Recent Shakespearean productions, just like current European crises, have highlighted the exclusionary nature of European identity. In defining the scope of this special issue, the aim of this introduction is to shift the study of Shakespeare in/and Europe away from the ideological field of “unity within diversity” and its attendant politics of negotiation and mediation. Instead, it investigates whether re-situating Shakespearean analysis within regimes of exclusionary politics and group conflict attitudes helps to generate dynamic cultural and social understandings. To what effect is Shakespeare’s work invoked in relation with the tensions inherent in European societies? Can such invocations encourage reflections on Europe as a social, political and/or cultural entity? Is it possible to conceptualize Shakespearean drama as offering an effective instrument that connects―or not―the voices of the people of Europe?
In April 1877 The South African Republic was annexed by the British Empire. This was a part of a wider scheme to unify the sub-continent under the British rule. The story is well known. Many works deals with the motives of Lord Carnarvon and other British decision-makers. Much less deals with the question of immediate Boer reaction, or to be exact, the reasons behind their inaction. This article deals with this problem. Tries to evaluate the attitudes of both, the British and the Boers, and to show why the Transvaal Boers mostly ignored the annexation declaration? This text is just an excursion into field which demands much wider and more detailed studies.
This article provides an overview of two hundred years of Dutch Caribbean poetics: from Eurocentrism to originality, from imitation towards creation.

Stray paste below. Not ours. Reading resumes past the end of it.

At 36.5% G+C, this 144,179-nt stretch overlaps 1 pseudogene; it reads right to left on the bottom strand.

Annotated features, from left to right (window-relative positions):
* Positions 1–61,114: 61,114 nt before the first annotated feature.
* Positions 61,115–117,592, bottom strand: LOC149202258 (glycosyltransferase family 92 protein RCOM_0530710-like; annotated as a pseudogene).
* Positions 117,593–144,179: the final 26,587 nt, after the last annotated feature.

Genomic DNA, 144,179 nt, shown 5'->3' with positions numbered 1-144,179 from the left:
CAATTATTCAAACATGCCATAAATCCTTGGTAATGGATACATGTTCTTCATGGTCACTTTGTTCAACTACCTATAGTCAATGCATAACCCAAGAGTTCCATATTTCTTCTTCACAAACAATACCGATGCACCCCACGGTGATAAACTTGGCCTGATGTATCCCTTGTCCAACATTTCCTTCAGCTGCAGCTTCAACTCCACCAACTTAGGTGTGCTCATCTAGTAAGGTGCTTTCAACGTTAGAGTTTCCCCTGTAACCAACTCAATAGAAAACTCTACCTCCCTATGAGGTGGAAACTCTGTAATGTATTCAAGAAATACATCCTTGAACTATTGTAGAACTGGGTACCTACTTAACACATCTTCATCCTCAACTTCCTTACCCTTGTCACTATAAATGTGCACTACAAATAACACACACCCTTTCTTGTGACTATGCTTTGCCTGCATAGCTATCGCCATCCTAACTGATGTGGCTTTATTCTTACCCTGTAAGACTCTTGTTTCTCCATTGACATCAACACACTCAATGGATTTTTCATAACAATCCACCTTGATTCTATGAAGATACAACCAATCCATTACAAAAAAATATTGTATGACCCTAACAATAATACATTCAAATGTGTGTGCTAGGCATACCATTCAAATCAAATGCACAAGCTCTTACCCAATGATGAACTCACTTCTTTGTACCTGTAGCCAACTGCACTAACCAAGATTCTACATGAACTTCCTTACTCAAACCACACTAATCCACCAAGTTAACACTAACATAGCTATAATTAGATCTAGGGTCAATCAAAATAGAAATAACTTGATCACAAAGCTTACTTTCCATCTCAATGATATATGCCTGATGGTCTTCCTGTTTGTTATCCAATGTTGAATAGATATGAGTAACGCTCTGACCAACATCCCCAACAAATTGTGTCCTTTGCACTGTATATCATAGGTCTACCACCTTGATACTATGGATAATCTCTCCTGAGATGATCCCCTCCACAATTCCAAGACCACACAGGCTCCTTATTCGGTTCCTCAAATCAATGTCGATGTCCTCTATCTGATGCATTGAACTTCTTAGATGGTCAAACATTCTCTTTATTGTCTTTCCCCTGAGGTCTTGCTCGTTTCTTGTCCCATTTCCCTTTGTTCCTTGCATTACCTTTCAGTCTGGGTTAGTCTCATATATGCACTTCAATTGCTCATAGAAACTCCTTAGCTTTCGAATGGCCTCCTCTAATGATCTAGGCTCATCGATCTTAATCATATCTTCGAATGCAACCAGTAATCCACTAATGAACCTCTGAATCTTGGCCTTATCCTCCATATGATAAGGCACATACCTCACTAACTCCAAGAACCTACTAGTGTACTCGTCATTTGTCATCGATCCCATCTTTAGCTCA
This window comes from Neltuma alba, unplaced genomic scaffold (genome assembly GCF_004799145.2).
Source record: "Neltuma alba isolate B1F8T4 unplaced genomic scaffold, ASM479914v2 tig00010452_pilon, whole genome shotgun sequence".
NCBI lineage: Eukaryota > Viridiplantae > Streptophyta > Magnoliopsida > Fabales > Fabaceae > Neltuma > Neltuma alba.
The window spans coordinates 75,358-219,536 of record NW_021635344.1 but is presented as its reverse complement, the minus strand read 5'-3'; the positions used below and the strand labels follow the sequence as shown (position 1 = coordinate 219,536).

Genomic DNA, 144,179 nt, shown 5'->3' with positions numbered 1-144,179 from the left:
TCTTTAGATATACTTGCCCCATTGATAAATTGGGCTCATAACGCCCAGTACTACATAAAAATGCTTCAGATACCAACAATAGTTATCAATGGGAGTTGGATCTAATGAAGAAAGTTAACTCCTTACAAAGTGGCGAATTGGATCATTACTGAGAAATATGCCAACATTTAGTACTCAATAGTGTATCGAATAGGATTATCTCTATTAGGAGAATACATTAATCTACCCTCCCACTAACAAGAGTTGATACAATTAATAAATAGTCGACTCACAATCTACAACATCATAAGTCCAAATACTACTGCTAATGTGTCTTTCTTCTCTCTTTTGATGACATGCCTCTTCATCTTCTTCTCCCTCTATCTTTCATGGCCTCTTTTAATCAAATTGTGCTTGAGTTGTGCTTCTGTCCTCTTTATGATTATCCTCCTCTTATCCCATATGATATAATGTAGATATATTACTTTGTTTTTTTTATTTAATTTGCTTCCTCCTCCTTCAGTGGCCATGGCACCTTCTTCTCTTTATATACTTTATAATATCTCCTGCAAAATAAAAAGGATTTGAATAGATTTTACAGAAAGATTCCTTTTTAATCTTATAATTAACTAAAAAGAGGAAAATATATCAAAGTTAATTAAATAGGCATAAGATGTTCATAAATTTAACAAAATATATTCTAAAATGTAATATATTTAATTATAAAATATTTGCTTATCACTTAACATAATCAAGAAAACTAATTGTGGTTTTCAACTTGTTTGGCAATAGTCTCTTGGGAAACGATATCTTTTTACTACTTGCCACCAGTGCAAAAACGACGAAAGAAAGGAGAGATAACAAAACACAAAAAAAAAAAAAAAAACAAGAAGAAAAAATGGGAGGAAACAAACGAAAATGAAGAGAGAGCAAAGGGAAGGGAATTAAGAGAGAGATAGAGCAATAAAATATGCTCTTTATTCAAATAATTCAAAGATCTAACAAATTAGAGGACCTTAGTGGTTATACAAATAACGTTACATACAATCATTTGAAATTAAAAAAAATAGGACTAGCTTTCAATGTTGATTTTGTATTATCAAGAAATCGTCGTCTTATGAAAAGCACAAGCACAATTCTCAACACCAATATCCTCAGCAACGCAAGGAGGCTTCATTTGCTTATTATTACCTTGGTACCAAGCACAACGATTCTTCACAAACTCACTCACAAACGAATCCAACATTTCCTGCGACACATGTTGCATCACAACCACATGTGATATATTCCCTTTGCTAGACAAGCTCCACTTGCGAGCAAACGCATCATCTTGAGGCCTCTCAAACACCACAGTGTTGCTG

In the 19th century colonial poets of the ABC islands followed European examples, in the beginning of the 20th century they searched for local themes and forms, and from the last decades of the 20th and in the beginning of the 21st centuries they combined the local and the global arriving at a creative amalgam of the glocal.
This paper provides an overview of two text analytic projects on the Aberdeen burgh records, which are legal records of the city of Aberdeen, Scotland. These records contain detailed information about a range of activities in the city and their legal treatment. The projects cover the periods 1398–1511 (Law in the Aberdeen Council Registers project – LACR) and 1530–1531 (A Text Analytic Approach to Rural and Urban Legal Histories project – TAHL). The completed TAHL project annotated a selected corpus with rich semantic information for the purpose of facilitating historical research by querying and extracting data from across the corpus. The LACR project, which is ongoing, focuses on transcribing the first eight volumes of the Aberdeen burgh records (1398–1511) into the Text Encoding Initiative’s standard, thus making the text machinereadable. This project lays the foundation for further analysis and enrichment of the corpus.
Pompeu Casanovas, Josep Monserrat and Wendy R. Simon
This article can be read as an Editorial for the first issue of the Journal of Catalan Intellectual History (JOCIH) in its new stage at de Gruyter Open. It offers, first, a methodical review of the concept, roles, and trends of intellectual history in the 20th century. Next, it looks into the particular Catalan tradition, historiography, and cultural analysis to position the aim and the role of the Journal with regard to similar initiatives. It tries to give an answer to the crisis of intellectual history as a discipline, at the end of the past century. The third part of the article describes some of the available resources. The fourth section introduces the contents of the present issue, focussing on the construction of a collective identity and the literary engagement of Catalan writers between 1920 and 1980, either in their country or in exile. The Notes of the present issue highlight the importance of technology, natural language processing, and Semantic Web developments in carrying out contemporary research in this field.